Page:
Union County is one of two North Carolina school districts accused of making it difficult for youth who are in the country illegally to enroll. The Southern Poverty Law Center along with other groups filed the complaint with the Justice Department’s Civil Rights Division.
The complaint focuses on youth the U.S. government classifies as “unaccompanied children.” It highlights the cases of two teenagers, one in Union County and the other in Buncombe County in western North Carolina. They were both picked up by U.S. Customs and Border Patrol after crossing into the U.S. from Mexico. And they were both seventeen last year when they tried to enroll in school.
The complaint refers to the teenager in Union County as F.C. He was reunited with his parents in Union County after being detained by border protection. Shortly afterward in early June, his mother tried to enroll him at Forest Hills High School in Marshville. Caren Short with the Southern Poverty Law Center says the secretary there refused to do that.
“She didn’t ask for any documents, any previous school records. She just said he’s too old and referred mom to a community college where FC could get his GED,” says Short.
Twenty-one is actually the cut-off point, according to state law. Short says South Piedmont Community College told his mom he was too young and encouraged her to try enrolling him again at the school.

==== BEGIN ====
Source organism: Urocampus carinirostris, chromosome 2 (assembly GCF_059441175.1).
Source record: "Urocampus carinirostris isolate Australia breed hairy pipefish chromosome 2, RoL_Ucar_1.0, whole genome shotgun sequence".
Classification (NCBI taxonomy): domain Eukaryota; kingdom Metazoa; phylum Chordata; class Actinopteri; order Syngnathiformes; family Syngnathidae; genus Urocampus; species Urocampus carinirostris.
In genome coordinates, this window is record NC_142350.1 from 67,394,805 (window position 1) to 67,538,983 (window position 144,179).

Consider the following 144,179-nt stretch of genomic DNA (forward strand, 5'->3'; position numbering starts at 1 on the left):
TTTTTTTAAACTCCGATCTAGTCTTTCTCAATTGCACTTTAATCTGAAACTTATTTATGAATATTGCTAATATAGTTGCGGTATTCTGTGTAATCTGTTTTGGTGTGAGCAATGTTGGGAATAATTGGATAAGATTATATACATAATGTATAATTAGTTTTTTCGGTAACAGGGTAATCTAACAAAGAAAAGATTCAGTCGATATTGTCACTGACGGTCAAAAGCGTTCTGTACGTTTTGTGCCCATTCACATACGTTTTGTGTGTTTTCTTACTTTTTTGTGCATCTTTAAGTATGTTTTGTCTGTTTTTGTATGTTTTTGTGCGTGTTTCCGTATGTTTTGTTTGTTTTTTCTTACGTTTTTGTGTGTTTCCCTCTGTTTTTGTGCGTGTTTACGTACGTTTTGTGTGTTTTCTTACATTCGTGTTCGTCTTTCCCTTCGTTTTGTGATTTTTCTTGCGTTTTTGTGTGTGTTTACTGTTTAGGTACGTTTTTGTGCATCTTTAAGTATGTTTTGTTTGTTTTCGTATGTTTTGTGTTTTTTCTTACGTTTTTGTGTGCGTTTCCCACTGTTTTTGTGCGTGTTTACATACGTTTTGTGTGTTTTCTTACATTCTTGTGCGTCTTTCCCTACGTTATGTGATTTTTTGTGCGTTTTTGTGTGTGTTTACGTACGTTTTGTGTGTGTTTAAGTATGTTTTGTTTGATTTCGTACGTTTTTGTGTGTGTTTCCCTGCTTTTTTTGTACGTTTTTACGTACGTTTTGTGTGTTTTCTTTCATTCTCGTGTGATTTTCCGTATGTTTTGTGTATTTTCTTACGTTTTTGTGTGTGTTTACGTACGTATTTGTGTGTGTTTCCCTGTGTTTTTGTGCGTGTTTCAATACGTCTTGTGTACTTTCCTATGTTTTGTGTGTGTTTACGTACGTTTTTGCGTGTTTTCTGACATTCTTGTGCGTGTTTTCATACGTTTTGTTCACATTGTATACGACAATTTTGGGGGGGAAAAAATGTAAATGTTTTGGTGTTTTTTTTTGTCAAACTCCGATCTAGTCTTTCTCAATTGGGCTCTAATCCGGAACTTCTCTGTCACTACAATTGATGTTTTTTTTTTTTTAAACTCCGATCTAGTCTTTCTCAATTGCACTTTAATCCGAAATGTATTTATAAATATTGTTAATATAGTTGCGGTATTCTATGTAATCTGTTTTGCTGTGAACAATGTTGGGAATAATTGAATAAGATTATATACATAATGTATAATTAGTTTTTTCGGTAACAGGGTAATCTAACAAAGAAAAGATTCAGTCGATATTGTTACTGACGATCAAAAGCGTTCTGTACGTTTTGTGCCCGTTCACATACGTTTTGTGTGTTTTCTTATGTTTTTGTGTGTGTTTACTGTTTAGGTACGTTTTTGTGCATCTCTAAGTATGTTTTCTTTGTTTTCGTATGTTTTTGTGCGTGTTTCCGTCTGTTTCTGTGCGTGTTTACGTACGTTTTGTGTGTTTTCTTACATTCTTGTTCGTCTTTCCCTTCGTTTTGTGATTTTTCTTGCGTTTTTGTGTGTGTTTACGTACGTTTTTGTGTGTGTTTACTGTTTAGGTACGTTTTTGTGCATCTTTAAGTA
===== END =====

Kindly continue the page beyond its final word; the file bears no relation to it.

“The same secretary scheduled him for an English proficiency exam and informed FC and his mom that he wasn’t enrolled until he took the exam,” says Short.
He failed the exam, but was ultimately enrolled and started school in August.
According to the complaint, the teenager in Buncombe County was also told she was too old, but was never able to enroll.
Matt Ellinwood with the North Carolina Justice Center says in his experience working with these youth instances like these aren’t just relegated to these two districts.
“Unaccompanied minors seeking to register and enroll in North Carolina public schools across the entire state are subject to systematic delays that discourage these students to exercise their right to access public schools and often cause them to begin school months behind their peers,” says Ellinwood.
Delays rack up, he says, because these youth have a hard time coming up with documents that districts require to enroll like proof of birth or residency within the district.
The groups are asking the Department of Justice to investigate the two school districts and provide training to make sure school staff follow the law.
Buncombe school officials say they believe some parts of the complaint are inaccurate. A Union County Schools spokesman did not respond to requests for comment.
The North Carolina Department of Public Instruction is waiting to hear what the Department of Justice finds in these cases before weighing in.
UPDATE: Union County Public Schools spokesman Rob Jackson says the district believes many of the allegations in the complaint are inaccurate. He says the groups never contacted the district before filing the complaint.